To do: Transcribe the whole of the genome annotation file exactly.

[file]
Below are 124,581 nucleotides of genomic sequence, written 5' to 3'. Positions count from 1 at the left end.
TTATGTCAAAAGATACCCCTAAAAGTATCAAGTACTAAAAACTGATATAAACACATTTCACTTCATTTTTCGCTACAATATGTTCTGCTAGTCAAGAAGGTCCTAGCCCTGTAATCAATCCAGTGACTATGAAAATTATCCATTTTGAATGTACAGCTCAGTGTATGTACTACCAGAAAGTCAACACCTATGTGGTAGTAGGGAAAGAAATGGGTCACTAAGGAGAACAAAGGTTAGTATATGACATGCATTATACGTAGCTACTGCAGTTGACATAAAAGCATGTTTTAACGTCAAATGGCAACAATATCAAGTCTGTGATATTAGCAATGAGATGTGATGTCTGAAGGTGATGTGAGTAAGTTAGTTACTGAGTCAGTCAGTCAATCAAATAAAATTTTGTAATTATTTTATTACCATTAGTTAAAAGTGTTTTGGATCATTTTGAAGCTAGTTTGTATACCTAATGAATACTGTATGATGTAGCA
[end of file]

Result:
Below are 124,581 nucleotides of genomic sequence, written 5' to 3'. Positions count from 1 at the left end.
TTATGTCAAAAGATACCCCTAAAAGTATCAAGTACTAAAAACTGATATAAACACATTTCACTTCATTTTTCGCTACAATATGTTCTGCTAGTCAAGAAGGTCCTAGCCCTGTAATCAATCCAGTGACTATGAAAATTATCCATTTTGAATGTACAGCTCAGTGTATGTACTACCAGAAAGTCAACACCTATGTGGTAGTAGGGAAAGAAATGGGTCACTAAGGAGAACAAAGGTTAGTATATGACATGCATTATACGTAGCTACTGCAGTTGACATAAAAGCATGTTTTAACGTCAAATGGCAACAATATCAAGTCTGTGATATTAGCAATGAGATGTGATGTCTGAAGGTGATGTGAGTAAGTTAGTTACTGAGTCAGTCAGTCAATCAAATAAAATTTTGTAATTATTTTATTACCATTAGTTAAAAGTGTTTTGGATCATTTTGAAGCTAGTTTGTATACCTAATGAATACTGTATGATGTAGCA